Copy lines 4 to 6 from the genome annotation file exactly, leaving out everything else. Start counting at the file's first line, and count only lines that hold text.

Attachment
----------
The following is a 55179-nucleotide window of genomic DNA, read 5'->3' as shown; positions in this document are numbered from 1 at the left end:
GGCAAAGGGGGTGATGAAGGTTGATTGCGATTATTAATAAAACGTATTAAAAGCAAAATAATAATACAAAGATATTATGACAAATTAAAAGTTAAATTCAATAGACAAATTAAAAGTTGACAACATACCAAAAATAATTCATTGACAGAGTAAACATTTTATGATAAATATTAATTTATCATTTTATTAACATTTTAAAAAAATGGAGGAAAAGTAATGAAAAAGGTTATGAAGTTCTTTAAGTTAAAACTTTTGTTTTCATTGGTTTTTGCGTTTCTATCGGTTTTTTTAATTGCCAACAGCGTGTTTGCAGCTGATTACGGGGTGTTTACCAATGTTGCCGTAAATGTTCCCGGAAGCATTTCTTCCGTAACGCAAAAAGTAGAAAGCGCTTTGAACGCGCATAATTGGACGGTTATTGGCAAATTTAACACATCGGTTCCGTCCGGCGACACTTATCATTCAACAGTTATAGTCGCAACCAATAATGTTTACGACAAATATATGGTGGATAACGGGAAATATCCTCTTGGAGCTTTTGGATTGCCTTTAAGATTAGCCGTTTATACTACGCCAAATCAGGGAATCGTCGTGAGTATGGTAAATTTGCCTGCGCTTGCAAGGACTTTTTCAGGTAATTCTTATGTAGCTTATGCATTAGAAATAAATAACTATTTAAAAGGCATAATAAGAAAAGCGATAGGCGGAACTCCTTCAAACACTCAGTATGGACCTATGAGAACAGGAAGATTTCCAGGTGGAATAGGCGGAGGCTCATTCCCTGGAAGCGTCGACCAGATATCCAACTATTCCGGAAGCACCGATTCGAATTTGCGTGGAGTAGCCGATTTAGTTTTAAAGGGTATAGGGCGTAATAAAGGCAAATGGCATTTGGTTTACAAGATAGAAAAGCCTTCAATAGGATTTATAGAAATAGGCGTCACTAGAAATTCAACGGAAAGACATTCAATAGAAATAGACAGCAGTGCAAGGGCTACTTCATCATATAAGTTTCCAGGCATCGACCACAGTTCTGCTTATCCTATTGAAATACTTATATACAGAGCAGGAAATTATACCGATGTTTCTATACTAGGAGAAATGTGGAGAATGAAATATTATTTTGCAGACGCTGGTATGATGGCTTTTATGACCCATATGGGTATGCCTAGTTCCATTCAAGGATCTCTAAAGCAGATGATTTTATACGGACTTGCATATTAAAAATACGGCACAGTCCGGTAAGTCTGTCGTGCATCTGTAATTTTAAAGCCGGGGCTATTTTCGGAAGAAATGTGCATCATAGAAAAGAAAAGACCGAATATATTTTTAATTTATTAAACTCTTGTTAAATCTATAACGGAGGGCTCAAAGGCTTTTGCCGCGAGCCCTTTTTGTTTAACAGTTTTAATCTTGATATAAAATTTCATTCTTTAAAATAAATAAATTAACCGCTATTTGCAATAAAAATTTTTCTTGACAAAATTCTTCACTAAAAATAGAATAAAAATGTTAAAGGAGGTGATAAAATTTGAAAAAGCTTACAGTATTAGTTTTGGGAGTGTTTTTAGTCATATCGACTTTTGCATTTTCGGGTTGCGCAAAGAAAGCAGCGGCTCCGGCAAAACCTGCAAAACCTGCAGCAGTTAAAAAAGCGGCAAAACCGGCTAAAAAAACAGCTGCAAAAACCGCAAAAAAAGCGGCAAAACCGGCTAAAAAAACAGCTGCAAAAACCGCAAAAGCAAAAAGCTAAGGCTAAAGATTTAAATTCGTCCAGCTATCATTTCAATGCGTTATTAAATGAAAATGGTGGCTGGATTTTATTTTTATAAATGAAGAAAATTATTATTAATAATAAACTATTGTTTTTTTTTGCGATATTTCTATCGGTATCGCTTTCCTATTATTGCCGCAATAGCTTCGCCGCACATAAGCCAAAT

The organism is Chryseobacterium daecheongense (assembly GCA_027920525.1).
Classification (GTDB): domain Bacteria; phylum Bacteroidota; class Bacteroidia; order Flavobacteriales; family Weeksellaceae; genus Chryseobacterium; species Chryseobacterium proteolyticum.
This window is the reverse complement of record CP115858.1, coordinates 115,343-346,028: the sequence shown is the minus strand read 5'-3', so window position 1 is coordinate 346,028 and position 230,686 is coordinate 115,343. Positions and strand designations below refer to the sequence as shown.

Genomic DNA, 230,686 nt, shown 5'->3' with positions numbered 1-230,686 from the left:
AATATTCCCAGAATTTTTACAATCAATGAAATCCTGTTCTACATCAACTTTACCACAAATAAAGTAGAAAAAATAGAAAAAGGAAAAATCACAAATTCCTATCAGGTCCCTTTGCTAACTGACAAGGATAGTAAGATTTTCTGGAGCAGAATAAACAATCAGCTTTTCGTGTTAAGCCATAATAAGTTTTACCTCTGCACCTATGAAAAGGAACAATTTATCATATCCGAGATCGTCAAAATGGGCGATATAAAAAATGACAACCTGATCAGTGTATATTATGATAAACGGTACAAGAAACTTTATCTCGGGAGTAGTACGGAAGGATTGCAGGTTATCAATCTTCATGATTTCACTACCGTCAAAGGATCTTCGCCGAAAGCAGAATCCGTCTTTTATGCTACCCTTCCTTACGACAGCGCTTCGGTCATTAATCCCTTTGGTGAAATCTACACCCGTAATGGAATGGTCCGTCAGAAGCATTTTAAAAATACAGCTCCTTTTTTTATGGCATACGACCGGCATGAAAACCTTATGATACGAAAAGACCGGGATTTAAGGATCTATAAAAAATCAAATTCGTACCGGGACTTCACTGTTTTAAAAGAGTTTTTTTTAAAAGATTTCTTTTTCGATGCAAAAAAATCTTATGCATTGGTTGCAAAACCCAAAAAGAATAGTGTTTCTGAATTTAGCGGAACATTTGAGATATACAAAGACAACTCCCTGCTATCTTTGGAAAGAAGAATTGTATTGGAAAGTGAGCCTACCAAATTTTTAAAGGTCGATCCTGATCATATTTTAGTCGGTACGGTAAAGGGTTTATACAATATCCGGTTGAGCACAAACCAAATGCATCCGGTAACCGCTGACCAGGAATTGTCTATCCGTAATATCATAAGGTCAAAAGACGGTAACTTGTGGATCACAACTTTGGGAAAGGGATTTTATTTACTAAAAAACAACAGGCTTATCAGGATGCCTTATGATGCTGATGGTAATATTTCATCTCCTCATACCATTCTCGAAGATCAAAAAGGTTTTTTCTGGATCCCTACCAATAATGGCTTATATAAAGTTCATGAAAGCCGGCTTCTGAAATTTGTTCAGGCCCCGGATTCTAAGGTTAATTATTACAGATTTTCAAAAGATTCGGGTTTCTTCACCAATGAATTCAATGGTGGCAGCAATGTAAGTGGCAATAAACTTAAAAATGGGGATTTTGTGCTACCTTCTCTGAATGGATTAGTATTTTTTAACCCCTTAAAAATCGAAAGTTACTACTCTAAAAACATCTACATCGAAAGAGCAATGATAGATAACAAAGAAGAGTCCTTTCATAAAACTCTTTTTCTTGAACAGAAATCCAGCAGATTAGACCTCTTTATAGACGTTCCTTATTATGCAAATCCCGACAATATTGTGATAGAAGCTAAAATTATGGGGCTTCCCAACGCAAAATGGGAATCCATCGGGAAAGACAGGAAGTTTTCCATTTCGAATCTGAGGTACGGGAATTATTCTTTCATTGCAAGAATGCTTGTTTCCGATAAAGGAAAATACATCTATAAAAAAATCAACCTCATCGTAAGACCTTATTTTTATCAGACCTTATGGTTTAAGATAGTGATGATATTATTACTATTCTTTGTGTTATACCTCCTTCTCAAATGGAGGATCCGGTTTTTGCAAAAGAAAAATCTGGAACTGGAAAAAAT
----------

Classification (GTDB): domain Bacteria; phylum Bacteroidota; class Bacteroidia; order Flavobacteriales; family Weeksellaceae; genus Chryseobacterium; species Chryseobacterium proteolyticum.
This window is the reverse complement of record CP115858.1, coordinates 115,343-346,028: the sequence shown is the minus strand read 5'-3', so window position 1 is coordinate 346,028 and position 230,686 is coordinate 115,343. Positions and strand designations below refer to the sequence as shown.

Genomic DNA, 230,686 nt, shown 5'->3' with positions numbered 1-230,686 from the left: